International Journal of Humanities and Social Science

ISSN 2220-8488 (Print), 2221-0989 (Online) 10.30845/ijhss

Multicultural Education in American Public School:A Quest for Social Justice
Safoura Boukari, Tairou Goura

Abstract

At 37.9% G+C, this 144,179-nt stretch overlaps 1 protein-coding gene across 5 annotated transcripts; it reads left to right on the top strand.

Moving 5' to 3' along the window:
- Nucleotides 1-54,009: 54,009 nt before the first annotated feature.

Considering the increasingly growing number of immigrants from different parts of the world arriving in the United States with their cultural background and, the need to insertion in American mainstream society, it becomes imperative to devise social policies that would not only help the transitional process but also follow upon their adaptation to American educational system and subsequent integration in the social work force. Multicultural Education as some would label it has been so far the viable and efficient means of dealing with the diverse ethno-linguistic backgrounds that created the necessity of the English language acquisition as a primordial condition to satisfy the ideology of American Melting-pot. Based on the ideology of “Melting pot, and creating opportunities for ordinary people to aspire for the “American Dream” it would be crucial to reach a unique and one way of communication through one single language. Following the ideal of “Melting pot” and “Assimilation” through diversity and Multicultural programs has yielded some fruit. However, is public education a common good in a multicultural environment where more and more communities claim their identities? What explains the needs for multiculturalism in public schools? What are the issues multicultural education attempts to address? But would the ideal of “Melting pot” fulfill all the sociological needs the United States faces as a nation? How does the notion of Diversity and Multicultural Education weave into the urgency of American Social policies and governmental priorities today? How would Diversity and Multicultural Education help create a more harmonious society where people are viewed as different flowers with each a fragrance that blends in to create a beautiful garden to take a cue from, Alice Walker, author of The Color Purple? Grounding our argument in Multicultural education as a multidimensional tool for social justice, a necessity for assimilation in the American life, and a quest for racial/ethnic identity recognition our paper would attempt to explore the above questions by providing answers whichthe questions seem to invite.

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